MetroDad is a pimp and you know this. Back when I decided to be a blogger, I set aside a week to just read blogs so I could see what was what. When I started reading MetroDad, I immediately knew he was the man. I decided that we must beome allies or he would destroy me. I wondered if he could backflip. The fact that he's writing on my blog 2 months later is a big deal to me. I felt good about his post when I read it: funny and touching, a tough blend to pull off. When I got on the highway to Sedona, I reflected on it some more and it dawned on me that he had compared me to a drunk who shits on the sidewalk. This time my eyes got moist. There's no higher compliment to me (and I bet he knows this). "Addiction is devotion. Look it up." Thanks Metro!
“The Fraternity of Fatherhood”
Fatherhood does funny things to a man.
After becoming a father, your perspective on life changes far more more dramatically than you would have ever thought possible. Some men become more emotionally sensitive. Others may become more protective of the world around them. Those who have daughters may find themselves much less misogynistic.
Then, you have guys like BHJ who used to run over pigeons for fun but, since becoming a dad, now feels pangs of remorse.
What the hell was I talking about? Oh yeah...the "fraternity of fatherhood." Let me tell you a story about that fraternity.
I live in downtown Manhattan. Having lived here most of my life, I'm sympathetic to the city's urban homeless situation and I deeply empathize with those unfortunate souls who have fallen through the cracks of society. I donate money to homeless organizations. I drop off old clothing at shelters. And when I eat out at a restaurant, I always take the leftover food and try to find someone in need of a decent meal.
However, like most selfish New Yorkers, I often wonder if my charitable generosity is meant to alleviate my middle-class guilt. Sure, everyone wants to help the homeless but let's face it. Nobody wants to see them.
And therein lies my problem.
My building has three homeless men who literally sleep in front of our building every night. The worst is a guy in his late 50's. He's one of the shittiest drunks I've ever seen. When he's liquored up, he's not only a mean old bastard but also a crazy lunatic. He'll pull down his pants and literally crap on the sidewalk. He'll pee in a Gatorade bottle and chuck it at people. He'll scream obscenities at residents as they enter the building. And more than once, he's scared my babysitter so badly that I'll have to go out and walk her to the subway.
The problem is that when he's sober, he's a really nice guy. He notices how much I enjoy spending a lot of quality time with my daughter and whenever he sees me (even if he's in the middle of an insane rage,) he'll stop and say, "Hey, Papa. How you doing? How's the little girl? They grow up so fast, don't they?"
If I'm walking with my daughter, his face will light up and he'll softly coo nice words to her. "You're looking very pretty today, little girl. Be sure and always listen to your daddy, ok? Now, run along and have a great day!"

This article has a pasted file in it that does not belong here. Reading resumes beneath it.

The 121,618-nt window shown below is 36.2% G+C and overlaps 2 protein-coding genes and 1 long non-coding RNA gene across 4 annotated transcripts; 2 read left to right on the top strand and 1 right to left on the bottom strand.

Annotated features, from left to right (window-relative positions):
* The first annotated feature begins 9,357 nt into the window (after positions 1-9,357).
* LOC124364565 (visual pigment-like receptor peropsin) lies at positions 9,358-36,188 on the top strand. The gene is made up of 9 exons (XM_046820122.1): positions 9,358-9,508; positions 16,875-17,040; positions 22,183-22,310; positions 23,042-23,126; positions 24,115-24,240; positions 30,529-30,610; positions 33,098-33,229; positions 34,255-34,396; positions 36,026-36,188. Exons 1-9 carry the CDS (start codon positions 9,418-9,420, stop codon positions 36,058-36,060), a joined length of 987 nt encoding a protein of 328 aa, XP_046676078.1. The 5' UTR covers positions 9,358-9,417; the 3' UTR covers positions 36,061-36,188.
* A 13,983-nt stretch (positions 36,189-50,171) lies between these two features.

We've spoken many times and, although he won't go into all the details, it's clear that he's got several children whom he cares about very deeply. When he speaks to me or my daughter in his raspy voice, I hear these deep-seated pangs of regret and remorse that always surprise me. I don't know much about his life story or how he ended up sleeping outside my building every night. All I know is that he's a dad and he loves his kids.
And you know what? That's good enough for me.
Look, I'm a pretty involved dad and having a daughter is one of the greatest joys of my life. I've made fatherhood one of the top priorities in my life and I love spending as much time with her as possible. I really don't allow anything to get in the way of being there for her on a constant basis.
These days, it's a lot more common to find fathers like me. Our generation is so different from those that preceded us. So when I meet men who share a similar sentiment, it's very easy to form an immediate bond with them. As it turns out, being an involved dad is a fairly strong bonding connection.
As it goes in the real world so it does in the world of blogging.
Although I've had the pleasure of meeting many bloggers in person, I've never met BHJ. However, I do know we share many similarities. He's one of the few guys who reads as much as I do. We both enjoy writing (although he's far better at it.) We share common interests in Bob Dylan, Pearl Jam, and hip-hop. And needless to say, we both have a twisted sense of humor and a profane admiration for the art of cursing like a fucking sailor.
When I first started reading his blog, I spent most of the time laughing my ass off and snorting milk out my nose (even though I stopped drinking milk about 5 years ago.) His humor was smart, refreshing, and hysterical. However, despite all the laughs, it immediately became clear that he was a great dad with a unique approach to fatherhood. Here was a dad with whom I could connect with immediately.
Of course, he's sometimes delusional and talks to imaginary friends. And sure, he thinks he's a grown-up white version of Gary Coleman. And yeah, I admit that I sometimes worry about his sanity as he attempts to single-handedly take over the blogosphere and challenge every major mommy blogger to backflip competitions or arm-wrestling contests. Say what you want about my new friend but you have to admit that he's one hell of a dad and he's madly in love with his kids.
And you know what? That's good enough for me.
Rock on, BHJ!